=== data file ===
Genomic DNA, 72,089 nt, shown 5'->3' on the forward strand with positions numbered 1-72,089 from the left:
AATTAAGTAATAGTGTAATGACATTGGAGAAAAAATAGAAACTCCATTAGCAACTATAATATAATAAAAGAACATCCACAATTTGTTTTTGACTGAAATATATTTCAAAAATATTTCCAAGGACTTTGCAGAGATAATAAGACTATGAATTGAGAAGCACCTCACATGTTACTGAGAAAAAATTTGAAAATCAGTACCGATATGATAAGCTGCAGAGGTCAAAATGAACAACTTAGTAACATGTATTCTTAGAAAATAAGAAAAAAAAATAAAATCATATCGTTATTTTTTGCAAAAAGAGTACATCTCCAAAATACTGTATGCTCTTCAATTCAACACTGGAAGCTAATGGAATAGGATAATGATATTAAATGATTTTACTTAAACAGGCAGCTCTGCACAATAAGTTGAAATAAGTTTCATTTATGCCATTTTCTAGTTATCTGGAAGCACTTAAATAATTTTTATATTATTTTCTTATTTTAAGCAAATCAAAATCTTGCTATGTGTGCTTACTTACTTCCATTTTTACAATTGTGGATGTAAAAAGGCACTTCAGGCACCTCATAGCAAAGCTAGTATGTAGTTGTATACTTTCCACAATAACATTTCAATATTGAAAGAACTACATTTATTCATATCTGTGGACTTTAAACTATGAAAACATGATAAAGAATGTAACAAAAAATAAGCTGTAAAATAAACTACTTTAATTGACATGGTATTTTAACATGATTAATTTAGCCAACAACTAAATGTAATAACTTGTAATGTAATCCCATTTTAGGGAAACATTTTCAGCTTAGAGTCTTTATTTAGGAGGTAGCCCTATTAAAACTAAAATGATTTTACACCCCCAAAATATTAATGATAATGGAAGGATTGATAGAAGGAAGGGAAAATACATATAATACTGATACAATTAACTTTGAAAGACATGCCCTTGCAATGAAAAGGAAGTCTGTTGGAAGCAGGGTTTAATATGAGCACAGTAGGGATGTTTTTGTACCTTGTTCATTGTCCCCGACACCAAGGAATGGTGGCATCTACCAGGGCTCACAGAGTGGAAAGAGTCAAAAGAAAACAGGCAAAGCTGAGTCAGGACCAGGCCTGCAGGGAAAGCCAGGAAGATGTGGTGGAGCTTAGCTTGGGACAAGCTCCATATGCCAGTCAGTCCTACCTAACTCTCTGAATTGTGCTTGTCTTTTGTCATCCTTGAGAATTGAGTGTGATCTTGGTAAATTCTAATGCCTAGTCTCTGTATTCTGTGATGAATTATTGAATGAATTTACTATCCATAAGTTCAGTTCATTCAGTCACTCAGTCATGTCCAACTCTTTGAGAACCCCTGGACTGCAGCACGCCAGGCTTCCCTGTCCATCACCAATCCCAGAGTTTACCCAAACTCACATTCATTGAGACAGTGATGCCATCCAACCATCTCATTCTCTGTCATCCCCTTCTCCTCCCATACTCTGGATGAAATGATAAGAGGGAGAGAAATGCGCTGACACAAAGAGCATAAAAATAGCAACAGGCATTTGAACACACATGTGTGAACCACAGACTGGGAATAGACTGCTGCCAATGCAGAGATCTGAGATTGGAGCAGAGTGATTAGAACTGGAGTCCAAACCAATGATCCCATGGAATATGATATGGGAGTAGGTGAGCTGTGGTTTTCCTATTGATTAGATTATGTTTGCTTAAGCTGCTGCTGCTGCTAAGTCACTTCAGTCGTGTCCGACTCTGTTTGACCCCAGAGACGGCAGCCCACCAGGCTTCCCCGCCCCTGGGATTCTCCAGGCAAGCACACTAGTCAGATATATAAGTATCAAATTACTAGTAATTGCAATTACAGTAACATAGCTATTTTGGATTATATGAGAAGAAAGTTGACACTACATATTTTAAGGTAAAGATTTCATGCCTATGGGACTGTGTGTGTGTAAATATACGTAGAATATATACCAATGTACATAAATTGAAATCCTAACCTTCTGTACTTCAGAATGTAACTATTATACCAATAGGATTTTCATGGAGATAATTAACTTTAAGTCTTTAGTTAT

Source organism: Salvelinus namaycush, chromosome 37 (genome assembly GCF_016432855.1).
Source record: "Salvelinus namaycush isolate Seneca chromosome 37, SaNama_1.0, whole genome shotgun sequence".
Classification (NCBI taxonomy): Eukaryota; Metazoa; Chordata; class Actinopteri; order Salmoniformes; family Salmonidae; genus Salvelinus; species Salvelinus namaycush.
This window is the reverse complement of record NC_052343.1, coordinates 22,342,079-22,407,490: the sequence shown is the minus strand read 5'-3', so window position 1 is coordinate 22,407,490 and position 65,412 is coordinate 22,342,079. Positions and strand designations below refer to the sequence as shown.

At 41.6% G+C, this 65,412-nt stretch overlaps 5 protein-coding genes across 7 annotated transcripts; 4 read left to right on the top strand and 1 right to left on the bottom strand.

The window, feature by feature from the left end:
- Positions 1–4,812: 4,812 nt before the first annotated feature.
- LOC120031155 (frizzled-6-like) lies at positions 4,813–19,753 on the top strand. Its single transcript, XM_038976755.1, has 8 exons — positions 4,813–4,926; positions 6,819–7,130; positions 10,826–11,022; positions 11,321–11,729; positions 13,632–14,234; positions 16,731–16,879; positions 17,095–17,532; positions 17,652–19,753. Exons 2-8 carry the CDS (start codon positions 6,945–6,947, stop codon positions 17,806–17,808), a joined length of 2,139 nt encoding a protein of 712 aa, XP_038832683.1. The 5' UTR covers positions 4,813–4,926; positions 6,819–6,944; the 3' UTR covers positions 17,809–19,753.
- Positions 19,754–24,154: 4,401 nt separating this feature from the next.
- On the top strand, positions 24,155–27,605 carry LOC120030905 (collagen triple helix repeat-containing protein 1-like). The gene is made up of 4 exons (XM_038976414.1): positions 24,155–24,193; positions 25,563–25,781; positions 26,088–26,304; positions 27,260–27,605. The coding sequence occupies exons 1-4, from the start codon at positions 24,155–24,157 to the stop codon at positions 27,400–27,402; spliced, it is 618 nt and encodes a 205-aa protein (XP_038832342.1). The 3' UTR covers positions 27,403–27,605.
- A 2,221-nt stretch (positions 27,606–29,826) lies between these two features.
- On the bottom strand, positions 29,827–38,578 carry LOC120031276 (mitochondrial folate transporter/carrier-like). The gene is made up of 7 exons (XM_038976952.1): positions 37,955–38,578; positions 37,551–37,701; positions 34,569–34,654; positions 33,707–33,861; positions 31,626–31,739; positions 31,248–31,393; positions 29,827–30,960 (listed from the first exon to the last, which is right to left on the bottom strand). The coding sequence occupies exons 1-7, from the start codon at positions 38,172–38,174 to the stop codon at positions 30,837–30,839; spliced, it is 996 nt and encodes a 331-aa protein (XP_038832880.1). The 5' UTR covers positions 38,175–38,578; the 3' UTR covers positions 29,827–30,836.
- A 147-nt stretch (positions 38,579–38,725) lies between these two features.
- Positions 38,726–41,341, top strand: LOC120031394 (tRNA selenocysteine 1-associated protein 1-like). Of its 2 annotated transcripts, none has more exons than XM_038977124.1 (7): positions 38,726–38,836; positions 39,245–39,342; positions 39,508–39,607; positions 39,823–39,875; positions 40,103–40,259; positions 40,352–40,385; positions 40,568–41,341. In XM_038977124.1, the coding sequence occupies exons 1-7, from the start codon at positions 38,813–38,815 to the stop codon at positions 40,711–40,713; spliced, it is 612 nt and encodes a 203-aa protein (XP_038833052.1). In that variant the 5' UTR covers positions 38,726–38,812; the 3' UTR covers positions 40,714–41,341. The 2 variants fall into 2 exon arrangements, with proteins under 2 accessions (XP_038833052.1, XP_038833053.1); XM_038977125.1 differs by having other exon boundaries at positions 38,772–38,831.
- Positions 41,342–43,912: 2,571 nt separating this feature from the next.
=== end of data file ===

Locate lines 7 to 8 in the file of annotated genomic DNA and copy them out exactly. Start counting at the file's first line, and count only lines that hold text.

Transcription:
At 41.6% G+C, this 65,412-nt stretch overlaps 5 protein-coding genes across 7 annotated transcripts; 4 read left to right on the top strand and 1 right to left on the bottom strand.

The window, feature by feature from the left end: